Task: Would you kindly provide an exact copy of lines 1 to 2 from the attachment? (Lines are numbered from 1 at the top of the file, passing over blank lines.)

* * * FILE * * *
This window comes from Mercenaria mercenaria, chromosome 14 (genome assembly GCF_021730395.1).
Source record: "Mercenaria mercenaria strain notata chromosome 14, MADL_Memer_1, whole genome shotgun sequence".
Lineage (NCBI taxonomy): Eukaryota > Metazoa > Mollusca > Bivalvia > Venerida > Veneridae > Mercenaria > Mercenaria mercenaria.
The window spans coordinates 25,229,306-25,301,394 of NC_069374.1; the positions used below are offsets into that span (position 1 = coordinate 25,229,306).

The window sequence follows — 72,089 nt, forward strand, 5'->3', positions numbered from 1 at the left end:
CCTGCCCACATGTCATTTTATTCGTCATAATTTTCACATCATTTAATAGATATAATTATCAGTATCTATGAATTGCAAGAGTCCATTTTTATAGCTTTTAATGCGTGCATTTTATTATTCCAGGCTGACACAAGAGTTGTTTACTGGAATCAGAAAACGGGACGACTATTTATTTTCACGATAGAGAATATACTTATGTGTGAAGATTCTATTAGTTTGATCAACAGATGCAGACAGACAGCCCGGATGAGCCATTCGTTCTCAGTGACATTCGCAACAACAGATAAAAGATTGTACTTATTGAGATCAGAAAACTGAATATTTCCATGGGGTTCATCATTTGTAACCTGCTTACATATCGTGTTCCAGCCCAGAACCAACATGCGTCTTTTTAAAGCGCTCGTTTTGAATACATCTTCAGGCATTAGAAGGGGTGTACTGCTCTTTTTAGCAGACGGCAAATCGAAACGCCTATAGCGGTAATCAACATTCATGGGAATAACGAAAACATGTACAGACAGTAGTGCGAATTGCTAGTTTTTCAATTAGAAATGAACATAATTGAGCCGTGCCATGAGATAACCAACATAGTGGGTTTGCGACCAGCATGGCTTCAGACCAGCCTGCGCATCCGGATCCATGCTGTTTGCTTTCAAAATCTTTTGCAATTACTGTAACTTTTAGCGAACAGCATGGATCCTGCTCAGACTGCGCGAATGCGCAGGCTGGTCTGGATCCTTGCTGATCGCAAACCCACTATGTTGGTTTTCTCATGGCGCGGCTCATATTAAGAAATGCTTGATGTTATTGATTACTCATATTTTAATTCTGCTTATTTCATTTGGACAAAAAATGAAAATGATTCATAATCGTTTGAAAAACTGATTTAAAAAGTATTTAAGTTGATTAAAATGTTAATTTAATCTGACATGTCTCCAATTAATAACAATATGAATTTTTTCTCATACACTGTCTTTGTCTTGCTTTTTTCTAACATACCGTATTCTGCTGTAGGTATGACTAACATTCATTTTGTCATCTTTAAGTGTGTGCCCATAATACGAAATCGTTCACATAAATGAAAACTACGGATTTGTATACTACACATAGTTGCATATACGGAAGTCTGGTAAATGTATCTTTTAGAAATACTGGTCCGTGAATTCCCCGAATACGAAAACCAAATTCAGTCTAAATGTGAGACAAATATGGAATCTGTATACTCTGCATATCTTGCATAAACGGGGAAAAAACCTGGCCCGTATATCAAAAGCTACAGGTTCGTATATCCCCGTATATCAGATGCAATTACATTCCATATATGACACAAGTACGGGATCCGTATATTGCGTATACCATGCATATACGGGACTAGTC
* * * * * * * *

This window comes from Mercenaria mercenaria, chromosome 14 (genome assembly GCF_021730395.1).
Source record: "Mercenaria mercenaria strain notata chromosome 14, MADL_Memer_1, whole genome shotgun sequence".